World Bank President James D. Wolfensohn and Klaus Töpfer, Under Secretary General and Acting Executive Director of the United Nations Centre for Human Settlements (UN agency for cities), met Wednesday in Washington and launched the Cities Alliance, a multi-donor partnership to develop strategies to improve the living conditions of the urban poor and upgrade slums and squatter settlements.
"The Cities Alliance seeks to marshal the forces of localism and globalism to improve the quality of urban life," Wolfensohn said. "With more than 60 percent of the world's population living in cities by 2025, governance of cities is critical to achieving sustainable development. Experience has shown that the prospects for success in our fight against poverty are much brighter where city governments own their development strategies and have the means to implement them in consultation with local residents."
Community-based efforts, supported by national governments and global agencies, can dramatically improve living conditions for those suffering under extreme poverty in cities in developing countries.
For example, when Surat, India, grabbed headlines in 1994 with an outbreak of plague spread by rats in dirty, overpopulated slums, an overhaul of the city's administration was launched with residents participating directly in planning. Two years later, a study found that Surat was India's second-cleanest city.
Similarly, in Xalapa, Mexico, a squatters' community group developed a plan to improve living conditions in 80 low-income neighborhoods around the city's periphery. The group secured formal, legal recognition of the squatters' community as part of the city, and today they are consulted on decisions affecting them.
The Cities Alliance is a mechanism by which local initiatives and practices such as these can be transferred to other cities to promote sustainable, healthy urban areas.
Specifically, the Alliance will provide funds to help municipal governments design development strategies that meet their cities' needs, ensuring that urban-dwellers' concerns are addressed in national plans. More than US$5 million in seed funding, along with staff and administrative support for the Alliance, have been committed by the World Bank, the UN agency for cities and the Government of Japan, with additional pledges of support from Germany, the United Kingdom and the United States.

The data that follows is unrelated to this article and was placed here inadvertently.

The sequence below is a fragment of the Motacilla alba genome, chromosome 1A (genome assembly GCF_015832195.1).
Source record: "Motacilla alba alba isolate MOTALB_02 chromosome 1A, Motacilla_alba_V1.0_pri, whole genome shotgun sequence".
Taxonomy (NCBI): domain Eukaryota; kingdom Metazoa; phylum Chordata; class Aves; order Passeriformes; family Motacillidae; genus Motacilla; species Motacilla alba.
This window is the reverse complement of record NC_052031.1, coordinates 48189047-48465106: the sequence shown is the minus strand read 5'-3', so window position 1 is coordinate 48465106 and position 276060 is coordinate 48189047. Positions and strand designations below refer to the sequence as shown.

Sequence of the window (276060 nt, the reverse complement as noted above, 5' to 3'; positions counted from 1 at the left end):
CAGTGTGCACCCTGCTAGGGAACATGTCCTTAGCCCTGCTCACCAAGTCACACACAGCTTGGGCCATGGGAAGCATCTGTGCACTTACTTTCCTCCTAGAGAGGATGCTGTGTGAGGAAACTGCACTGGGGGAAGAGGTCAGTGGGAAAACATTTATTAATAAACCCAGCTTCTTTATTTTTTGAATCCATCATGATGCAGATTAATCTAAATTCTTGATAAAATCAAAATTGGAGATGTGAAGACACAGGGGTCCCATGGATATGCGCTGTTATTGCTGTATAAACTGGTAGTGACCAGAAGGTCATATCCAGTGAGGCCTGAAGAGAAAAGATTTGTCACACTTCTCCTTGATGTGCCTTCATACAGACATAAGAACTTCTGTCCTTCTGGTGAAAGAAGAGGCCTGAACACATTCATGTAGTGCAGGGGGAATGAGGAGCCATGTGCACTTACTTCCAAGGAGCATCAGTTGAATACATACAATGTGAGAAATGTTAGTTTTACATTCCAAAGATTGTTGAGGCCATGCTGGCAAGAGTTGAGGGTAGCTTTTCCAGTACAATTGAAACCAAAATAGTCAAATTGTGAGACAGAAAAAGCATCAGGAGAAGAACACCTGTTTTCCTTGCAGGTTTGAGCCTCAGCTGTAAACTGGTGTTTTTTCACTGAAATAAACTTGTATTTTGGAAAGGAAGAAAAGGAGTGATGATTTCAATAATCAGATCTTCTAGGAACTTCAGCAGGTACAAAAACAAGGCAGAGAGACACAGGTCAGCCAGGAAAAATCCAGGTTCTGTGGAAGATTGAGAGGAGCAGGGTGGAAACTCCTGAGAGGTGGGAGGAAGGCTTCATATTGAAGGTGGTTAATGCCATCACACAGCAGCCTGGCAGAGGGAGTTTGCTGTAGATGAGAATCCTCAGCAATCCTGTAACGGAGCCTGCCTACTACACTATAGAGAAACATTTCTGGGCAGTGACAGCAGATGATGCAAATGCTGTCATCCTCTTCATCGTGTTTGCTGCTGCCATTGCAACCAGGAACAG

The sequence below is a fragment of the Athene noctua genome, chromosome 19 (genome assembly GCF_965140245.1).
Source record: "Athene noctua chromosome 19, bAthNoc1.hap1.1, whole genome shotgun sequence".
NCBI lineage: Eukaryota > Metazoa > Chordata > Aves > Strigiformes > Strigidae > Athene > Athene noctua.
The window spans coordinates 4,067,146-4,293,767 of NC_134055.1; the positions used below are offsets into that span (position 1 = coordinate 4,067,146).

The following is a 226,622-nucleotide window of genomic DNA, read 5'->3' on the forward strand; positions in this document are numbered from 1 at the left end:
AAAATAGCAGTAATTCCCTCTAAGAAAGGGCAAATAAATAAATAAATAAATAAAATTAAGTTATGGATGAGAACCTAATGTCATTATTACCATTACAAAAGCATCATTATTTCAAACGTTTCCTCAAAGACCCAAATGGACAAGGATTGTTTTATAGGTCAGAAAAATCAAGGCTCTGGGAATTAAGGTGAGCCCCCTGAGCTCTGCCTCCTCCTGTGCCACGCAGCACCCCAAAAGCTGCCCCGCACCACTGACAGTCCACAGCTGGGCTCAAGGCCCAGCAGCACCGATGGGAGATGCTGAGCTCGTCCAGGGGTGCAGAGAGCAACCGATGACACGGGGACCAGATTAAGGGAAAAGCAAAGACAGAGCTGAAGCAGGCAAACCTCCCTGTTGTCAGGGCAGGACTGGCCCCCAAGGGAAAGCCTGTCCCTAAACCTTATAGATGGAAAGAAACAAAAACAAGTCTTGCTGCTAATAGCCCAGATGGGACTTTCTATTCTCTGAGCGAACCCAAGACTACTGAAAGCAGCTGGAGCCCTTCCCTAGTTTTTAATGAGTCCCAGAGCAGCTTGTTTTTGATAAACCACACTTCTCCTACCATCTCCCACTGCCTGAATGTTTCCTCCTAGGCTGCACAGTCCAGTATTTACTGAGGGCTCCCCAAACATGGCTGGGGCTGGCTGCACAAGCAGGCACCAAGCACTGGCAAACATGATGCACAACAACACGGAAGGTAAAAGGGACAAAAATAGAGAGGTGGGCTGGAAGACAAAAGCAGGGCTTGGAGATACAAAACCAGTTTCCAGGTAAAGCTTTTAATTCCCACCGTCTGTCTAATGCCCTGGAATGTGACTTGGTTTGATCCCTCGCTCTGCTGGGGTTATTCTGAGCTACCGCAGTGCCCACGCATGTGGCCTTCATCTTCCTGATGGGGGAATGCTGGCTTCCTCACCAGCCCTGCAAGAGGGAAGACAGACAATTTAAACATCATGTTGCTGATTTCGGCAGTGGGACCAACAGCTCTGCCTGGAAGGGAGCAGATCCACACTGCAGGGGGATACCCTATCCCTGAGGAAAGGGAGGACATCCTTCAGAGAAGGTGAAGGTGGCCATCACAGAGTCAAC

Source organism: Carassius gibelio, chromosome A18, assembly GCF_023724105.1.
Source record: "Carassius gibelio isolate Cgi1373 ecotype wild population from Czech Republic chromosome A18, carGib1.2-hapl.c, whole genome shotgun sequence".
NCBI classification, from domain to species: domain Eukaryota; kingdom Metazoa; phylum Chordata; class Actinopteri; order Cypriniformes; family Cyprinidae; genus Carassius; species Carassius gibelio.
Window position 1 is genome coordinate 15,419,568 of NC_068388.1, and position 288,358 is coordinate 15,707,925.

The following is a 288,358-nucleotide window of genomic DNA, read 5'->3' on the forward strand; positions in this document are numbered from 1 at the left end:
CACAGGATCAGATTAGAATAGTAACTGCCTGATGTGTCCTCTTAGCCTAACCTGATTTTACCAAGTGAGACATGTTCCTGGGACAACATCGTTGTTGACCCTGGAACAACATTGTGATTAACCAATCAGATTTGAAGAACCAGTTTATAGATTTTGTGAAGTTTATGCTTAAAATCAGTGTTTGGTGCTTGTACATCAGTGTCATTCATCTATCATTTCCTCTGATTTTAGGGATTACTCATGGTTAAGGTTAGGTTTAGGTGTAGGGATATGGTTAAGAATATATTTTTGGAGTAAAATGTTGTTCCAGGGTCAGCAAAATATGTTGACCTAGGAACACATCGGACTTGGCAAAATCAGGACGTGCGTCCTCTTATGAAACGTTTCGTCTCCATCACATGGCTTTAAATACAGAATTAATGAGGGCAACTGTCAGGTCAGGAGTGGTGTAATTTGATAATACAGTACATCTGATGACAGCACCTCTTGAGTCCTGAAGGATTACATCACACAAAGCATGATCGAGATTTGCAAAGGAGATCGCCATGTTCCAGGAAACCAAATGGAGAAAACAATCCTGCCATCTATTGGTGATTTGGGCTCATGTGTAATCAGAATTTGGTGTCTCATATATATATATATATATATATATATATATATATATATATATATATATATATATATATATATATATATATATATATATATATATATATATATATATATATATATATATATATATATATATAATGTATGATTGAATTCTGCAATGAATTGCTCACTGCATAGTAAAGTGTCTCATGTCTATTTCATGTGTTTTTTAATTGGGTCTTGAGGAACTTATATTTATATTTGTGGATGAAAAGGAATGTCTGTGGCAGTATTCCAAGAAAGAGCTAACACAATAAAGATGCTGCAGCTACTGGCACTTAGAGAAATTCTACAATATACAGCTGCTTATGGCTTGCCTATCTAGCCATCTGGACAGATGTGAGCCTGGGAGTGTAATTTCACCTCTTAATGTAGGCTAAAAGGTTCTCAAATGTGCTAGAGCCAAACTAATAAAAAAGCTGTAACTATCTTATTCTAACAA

"The challenge is to make local successes proliferate," said Klaus Töpfer, acting Executive Director of the UN agency for cities. "By combining our organizations' experience in dealing with urban problems and mobilizing capital, the Alliance will create opportunities for cities to share best practices in health, transportation, sanitation, power distribution and job creation."
This initial funding supports a task team in the World Bank that will design approaches to city-wide and nation-wide slum improvement programs in seven countries over three years.
Within the Cities Alliance framework, the World Bank will provide technical advice to help implement city development strategies, which will originate with and be owned by local authorities and residents.
A recent World Bank survey of urban decision-makers found that basic infrastructure is their first priority for future assistance. The Cities Alliance will seek to respond to existing urban initiatives that demonstrate positive outcomes and wide support from beneficiaries and local institutions, such as community-based organizations and NGOs. It will aim to create a global partnership with donor agencies, business leaders and private foundations to realize the rich promise of well-managed cities.
Helpful Links: To learn more about the World Bank's work in urban development, click here. For more on the United Nations Centre for Human Settlements, visit